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Sep 28, 2021

I need to thank the Commission of Vinho Verde for hosting this trip to the region and setting up such wonderful experiences that really gave a 360˚ view of this region.

Photo: ©Wine For Normal People, Vineyards of Aveleda

After talking about a wonderful tasting at Graham’s Port Lodge in Vila Nova di Gaia (across the Douro from Porto) and Quinta do Noval, we discuss some important things about Vinho Verde that augment Episode 291 from my time there. This show is not about the base tier wines – fizzy, cheap and cheerful versions, but about the premium wines that are single grape varieties and made in interesting ways. It’s a look into the diversity that Vinho Verde has to offer, beyond what you may know!


We discuss some key points on Vinho Verde:

  • There are nine subregions (see below for more detail). Depending on whether they are in the north or the south, closer to the Atlantic or inland, styles and grapes vary enormously.


  • We talk about the thing that wowed me the most: how very different the aromas and flavors of wines of this region are based on the soil they grow on – granite v. schist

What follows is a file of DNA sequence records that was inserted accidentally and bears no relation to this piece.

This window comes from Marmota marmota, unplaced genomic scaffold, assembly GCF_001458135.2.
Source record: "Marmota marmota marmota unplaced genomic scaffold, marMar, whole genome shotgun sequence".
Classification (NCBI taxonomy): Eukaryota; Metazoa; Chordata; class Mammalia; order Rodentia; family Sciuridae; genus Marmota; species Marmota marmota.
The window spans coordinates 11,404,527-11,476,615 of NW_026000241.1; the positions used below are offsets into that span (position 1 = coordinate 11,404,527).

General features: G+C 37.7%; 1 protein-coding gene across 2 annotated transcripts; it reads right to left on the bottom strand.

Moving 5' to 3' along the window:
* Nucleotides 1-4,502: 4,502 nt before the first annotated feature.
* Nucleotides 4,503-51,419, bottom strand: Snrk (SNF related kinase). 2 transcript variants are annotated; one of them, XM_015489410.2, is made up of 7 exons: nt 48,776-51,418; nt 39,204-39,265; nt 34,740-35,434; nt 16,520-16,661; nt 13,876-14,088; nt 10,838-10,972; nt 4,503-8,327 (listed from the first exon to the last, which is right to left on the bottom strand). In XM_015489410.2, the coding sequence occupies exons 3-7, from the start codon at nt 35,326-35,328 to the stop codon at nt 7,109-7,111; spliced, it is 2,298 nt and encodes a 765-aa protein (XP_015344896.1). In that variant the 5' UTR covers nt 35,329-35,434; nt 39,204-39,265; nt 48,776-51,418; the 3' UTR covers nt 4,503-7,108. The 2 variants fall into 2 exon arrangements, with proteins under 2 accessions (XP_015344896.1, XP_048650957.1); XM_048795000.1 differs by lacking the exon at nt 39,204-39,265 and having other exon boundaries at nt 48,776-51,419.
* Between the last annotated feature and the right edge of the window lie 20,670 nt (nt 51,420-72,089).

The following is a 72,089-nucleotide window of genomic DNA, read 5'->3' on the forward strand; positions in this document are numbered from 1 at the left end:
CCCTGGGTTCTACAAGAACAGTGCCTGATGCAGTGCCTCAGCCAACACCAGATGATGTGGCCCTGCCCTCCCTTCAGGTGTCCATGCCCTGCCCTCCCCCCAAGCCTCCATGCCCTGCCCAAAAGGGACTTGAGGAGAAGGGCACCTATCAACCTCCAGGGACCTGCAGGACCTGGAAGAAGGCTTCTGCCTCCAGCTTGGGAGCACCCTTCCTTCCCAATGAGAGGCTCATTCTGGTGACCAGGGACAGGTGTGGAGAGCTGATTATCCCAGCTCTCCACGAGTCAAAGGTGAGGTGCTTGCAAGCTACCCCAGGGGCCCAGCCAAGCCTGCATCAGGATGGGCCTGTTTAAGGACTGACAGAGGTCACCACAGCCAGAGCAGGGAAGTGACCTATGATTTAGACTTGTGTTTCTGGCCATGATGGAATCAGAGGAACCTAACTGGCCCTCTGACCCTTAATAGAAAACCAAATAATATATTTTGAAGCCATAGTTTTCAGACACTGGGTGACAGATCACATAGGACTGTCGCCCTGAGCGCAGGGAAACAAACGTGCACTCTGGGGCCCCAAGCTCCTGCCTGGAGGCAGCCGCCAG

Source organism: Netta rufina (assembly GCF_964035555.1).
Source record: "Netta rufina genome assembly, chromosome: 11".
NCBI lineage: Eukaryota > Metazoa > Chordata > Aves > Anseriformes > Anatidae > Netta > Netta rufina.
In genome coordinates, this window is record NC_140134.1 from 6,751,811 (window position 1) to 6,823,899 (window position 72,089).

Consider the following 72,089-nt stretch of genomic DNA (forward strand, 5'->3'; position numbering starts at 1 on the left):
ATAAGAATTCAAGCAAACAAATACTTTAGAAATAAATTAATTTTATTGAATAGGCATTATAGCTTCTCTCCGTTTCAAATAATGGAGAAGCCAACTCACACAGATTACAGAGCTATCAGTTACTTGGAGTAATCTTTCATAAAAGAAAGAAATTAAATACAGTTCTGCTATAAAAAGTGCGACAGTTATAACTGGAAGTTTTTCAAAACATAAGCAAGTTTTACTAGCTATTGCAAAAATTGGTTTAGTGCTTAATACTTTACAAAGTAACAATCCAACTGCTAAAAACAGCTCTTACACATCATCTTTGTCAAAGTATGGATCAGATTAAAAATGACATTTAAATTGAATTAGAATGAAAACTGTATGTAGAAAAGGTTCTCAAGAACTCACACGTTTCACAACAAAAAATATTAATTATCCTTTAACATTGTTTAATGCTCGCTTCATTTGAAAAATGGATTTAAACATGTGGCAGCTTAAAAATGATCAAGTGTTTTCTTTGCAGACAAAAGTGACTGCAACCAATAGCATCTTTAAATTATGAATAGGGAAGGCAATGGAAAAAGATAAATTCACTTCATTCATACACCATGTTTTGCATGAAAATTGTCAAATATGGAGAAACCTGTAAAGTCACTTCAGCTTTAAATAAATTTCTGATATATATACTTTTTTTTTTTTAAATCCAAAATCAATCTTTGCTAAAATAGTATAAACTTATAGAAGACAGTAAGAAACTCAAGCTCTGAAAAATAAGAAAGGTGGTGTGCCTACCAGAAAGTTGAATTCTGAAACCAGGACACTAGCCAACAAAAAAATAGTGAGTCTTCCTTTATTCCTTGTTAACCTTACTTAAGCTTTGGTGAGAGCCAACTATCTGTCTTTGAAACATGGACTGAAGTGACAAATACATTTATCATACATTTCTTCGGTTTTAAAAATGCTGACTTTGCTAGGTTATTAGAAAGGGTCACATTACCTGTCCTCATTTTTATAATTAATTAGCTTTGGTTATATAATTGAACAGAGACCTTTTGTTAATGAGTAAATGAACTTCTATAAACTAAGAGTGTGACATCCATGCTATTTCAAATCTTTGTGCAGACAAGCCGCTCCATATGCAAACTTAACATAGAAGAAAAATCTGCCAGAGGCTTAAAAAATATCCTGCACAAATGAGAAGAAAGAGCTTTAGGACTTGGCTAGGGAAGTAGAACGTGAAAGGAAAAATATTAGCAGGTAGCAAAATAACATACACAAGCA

We discuss the main grapes and their general flavor profiles:

  • Loureiro: A grape with herbal bitterness, that’s floral, and creamy. It’s the top grape of coastal areas.

  • Arinto: The MVP that adds acidity and minerality to blends, this is the base of most Vinho Verde sparkling wine.
  • Trajadura: Although very light in flavor with low acidity, it adds body to blends. I found it tastes like stems – woody but not oaky. It’s great with Loureiro and Alvarinho.

  • Alvarinho: The same grape as Albariño from Rias Baixas on the western coast of Spain. Here the grape seems more tropical, but more acidic because unlike the Spanish, the producers in Vinho Verde do not put the wine through malo-lactic fermentation so the acidity is a bit sharper. The grape is from this region and interesting versions show rosemary and other savory herbal notes with salinity. We discuss the various permutations of the grape – there is experimentation with oak, amphora, eggs (stainless steel and concrete), and extended skin contact and what those versions are like.

  • Avesso: An unusual grape, it represents only 2-3% of production because it is so tricky to grow. When it is good it is like pears, red apple, flowers and the texture is creamy, even though it doesn’t undergo malolactic fermentation. It’s a grape/wine worth seeking out.

  • Azal: A rare grape grown only in some of the subregions, it is like citrus and herbs. It is usually marked for blending but the varietal wines are high in minerality and acidity and not short on fruit flavor.

Photo: ©Wine For Normal People, Arinto Grape in Sousa

And the reds:

  • Vinhão: In its best form smells good – like incense, violets and lilies, but I found it can also smell like goat poop, band-aid, and dirt. It is lower in alcohol and very acidic (some versions are tannic). An inky, light style red with lots of flavor, this is really a local wine, made in a very local style, not for broader consumption. It is used in rosé but often blended with Touriga Nacional, the famed grape of the Douro/Port.